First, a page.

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J Electromyogr Kinesiol. 2017 Dec;37:84-89. doi: 10.1016/j.jelekin.2017.09.005. Epub 2017 Sep 27.

Spasticity and spastic dystonia: the two faces of velocity-dependent hypertonia.

Author information

1
Department of Neuroscience, Rehabilitation, Ophthalmology, Genetics, Maternal and Child Health, University of Genova, Italy; Department of Neuroscience, Ospedale Policlinico San Martino, Genova, Italy. Electronic address: lucio.marinelli@unige.it.
2
Academic Neurology Unit, A. Fiorini Hospital, Terracina (LT), Department of Medical-Surgical Sciences and Biotechnologies, Sapienza University of Rome, Polo Pontino, Italy.
3
Department of Neuroscience, Rehabilitation, Ophthalmology, Genetics, Maternal and Child Health, University of Genova, Italy; Department of Neuroscience, Ospedale Policlinico San Martino, Genova, Italy.
4
Department of Neuroscience, Ospedale Policlinico San Martino, Genova, Italy.
5
Neurology Unit, Policlinico Umberto I, Department of Neurology and Psichiatry, Sapienza University of Rome, Rome, Italy.
6
Department of Neuroscience, Rehabilitation, Ophthalmology, Genetics, Maternal and Child Health, University of Genova, Italy.
7
Spasticity Research Program, West Park Healthcare Centre, University of Toronto, Canada.
8
Service MPR, Centre Paris Sud, Fondation hospitalière Sainte Marie Paris, France.
9
Valduce Hospital, Villa Beretta Rehabilitation Center, Costa Masnaga, Lecco, Italy.
10
Department of Neurology, San Paolo Hospital, Savona, Italy.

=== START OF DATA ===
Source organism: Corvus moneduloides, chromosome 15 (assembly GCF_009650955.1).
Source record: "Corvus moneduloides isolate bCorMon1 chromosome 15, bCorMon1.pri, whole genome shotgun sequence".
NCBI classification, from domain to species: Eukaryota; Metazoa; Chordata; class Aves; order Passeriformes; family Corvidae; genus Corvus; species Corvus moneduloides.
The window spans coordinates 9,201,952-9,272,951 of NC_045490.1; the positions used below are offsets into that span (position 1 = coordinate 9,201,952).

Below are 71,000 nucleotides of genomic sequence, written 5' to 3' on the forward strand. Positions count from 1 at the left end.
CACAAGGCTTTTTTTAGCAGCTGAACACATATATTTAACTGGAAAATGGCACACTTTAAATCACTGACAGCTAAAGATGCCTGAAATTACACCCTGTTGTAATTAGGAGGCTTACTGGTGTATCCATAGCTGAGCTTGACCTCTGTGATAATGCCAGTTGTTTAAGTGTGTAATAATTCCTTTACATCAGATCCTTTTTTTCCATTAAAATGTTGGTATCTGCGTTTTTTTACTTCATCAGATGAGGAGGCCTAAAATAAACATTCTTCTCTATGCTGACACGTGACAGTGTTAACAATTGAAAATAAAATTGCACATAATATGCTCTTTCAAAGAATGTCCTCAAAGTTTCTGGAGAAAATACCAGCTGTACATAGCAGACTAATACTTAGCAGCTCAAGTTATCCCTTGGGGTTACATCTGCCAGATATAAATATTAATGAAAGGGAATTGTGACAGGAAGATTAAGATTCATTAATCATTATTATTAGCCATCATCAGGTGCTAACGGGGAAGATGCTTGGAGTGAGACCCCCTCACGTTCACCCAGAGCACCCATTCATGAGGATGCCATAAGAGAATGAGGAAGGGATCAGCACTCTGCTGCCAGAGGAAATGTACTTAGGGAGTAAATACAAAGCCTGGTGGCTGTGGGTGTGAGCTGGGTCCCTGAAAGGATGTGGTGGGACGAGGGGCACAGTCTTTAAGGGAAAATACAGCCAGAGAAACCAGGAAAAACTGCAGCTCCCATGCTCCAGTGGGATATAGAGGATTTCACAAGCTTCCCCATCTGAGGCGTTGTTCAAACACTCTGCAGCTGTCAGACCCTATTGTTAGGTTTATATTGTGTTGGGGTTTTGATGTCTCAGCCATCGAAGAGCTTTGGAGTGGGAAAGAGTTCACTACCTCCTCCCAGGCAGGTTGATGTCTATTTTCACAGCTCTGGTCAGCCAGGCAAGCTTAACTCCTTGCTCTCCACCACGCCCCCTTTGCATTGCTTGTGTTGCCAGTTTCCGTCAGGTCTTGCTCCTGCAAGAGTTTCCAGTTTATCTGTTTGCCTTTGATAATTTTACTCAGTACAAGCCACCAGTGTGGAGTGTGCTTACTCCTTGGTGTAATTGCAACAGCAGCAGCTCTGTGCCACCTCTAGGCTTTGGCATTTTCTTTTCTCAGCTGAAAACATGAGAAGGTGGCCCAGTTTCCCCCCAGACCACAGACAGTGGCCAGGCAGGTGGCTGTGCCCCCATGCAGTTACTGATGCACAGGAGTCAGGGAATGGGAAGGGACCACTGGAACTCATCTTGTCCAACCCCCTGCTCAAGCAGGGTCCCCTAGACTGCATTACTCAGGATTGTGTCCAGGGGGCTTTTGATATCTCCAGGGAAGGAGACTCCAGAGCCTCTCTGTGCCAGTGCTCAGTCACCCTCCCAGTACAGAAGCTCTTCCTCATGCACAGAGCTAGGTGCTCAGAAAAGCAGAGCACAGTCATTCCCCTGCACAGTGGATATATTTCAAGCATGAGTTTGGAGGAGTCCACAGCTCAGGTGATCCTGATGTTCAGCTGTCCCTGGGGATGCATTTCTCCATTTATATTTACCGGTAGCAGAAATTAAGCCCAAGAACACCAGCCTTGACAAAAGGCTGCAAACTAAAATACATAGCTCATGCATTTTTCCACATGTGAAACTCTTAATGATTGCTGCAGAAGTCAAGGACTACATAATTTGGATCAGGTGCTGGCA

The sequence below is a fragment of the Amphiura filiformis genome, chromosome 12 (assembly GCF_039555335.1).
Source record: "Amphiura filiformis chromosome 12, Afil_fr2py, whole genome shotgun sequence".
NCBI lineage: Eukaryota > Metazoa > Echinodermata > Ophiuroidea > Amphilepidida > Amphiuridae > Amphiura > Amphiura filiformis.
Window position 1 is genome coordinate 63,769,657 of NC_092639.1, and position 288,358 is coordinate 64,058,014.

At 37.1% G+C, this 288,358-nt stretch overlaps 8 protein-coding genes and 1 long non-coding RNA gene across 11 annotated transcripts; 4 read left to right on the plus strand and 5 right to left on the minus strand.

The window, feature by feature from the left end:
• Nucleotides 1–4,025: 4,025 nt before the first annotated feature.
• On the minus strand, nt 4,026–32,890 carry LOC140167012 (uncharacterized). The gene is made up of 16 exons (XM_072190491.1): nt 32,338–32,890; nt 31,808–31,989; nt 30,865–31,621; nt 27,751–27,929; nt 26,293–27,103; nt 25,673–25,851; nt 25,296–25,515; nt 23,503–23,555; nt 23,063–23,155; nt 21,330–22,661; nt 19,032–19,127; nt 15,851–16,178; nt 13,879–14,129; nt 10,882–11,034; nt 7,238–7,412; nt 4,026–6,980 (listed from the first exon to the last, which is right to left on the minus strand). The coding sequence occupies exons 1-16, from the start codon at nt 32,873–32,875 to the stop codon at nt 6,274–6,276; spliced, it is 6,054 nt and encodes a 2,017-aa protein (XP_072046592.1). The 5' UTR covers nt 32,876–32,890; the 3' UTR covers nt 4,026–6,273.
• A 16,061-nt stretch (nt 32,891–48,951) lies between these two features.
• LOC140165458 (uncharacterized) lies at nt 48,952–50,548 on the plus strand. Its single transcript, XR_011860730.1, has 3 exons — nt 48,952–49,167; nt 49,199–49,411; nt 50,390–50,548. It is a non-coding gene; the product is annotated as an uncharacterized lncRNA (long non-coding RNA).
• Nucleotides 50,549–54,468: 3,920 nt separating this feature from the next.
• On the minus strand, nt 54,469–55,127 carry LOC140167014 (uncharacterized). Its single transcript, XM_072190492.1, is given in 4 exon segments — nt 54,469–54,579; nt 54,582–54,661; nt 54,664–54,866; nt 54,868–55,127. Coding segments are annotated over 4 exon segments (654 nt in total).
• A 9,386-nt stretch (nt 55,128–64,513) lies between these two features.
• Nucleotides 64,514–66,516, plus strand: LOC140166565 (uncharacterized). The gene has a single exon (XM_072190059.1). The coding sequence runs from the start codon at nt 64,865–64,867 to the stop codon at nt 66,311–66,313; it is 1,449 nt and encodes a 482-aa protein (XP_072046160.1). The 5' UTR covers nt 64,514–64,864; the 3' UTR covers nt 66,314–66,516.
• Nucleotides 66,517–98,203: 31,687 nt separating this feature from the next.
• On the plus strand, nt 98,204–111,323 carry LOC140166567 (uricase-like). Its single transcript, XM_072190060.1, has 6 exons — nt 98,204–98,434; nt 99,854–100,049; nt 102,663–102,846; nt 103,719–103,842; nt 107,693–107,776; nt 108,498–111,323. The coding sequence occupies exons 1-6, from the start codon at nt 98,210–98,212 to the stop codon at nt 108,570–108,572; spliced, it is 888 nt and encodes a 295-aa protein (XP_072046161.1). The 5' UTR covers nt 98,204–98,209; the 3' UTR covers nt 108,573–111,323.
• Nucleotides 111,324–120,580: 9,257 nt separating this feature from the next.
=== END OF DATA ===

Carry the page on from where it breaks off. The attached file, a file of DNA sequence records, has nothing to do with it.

Abstract

BACKGROUND:

Spasticity and spastic dystonia are two separate phenomena of the upper motor neuron syndrome. Spasticity is clinically defined by velocity-dependent hypertonia and tendon jerk hyperreflexia due to the hyper-excitability of the stretch reflex. Spastic dystonia is the inability to relax a muscle leading to a spontaneous tonic contraction. Both spasticity and spastic dystonia are present in patients who are at rest; however, only patients with spasticity are actually able to kept their muscles relaxed prior to muscle stretch. The idea that has inspired the present work is that also in patients with spastic dystonia the stretch reflex is likely to be hyper-excitable. Therefore, velocity-dependent hypertonia could be mediated not only by spasticity, but also by spastic dystonia.

METHODS:

Tonic stretch reflexes in the rectus femoris muscle were evoked in 30 patients with multiple sclerosis showing velocity-dependent hypertonia of leg extensors and the habituation of the reflex was studied. Moreover, the capability of relax the muscle prior to muscle stretch (spastic dystonia) was also investigated.

RESULTS:

A tonic stretch reflex was evoked in all the enrolled patients. 73% of the patients were able to relax their rectus femoris muscle prior to stretch (spasticity). In the overwhelming majority of these patients, the tonic stretch reflex decreased during repeated stretches. In the remaining 27% of the subjects, the muscle was tonically activated prior to muscle stretch (spastic dystonia). In the patients in whom spastic dystonia progressively increased over the subsequent stretches (50% of the subjects with spastic dystonia), the habituation of the reflex was replaced by a progressive reflex facilitation.

DISCUSSION:

This study shows for the first time that velocity-dependent hypertonia can be caused by two distinct phenomena: spasticity and spastic dystonia. The habituation of the tonic stretch reflex, which is a typical feature of spasticity, is replaced by a reflex facilitation in the half of the subject with spastic dystonia. These preliminary findings suggest that differentiating the two types of velocity-dependent muscle hypertonia (spasticity and spastic dystonia) could be clinically relevant.

KEYWORDS:

Electromyography; Multiple sclerosis; Reflex habituation; Repetitive muscle stretching; Spastic dystonia; Spasticity; Tonic stretch reflex; Upper motor neuron syndrome

PMID:
28985544
DOI:
10.1016/j.jelekin.2017.09.005
[Indexed for MEDLINE]

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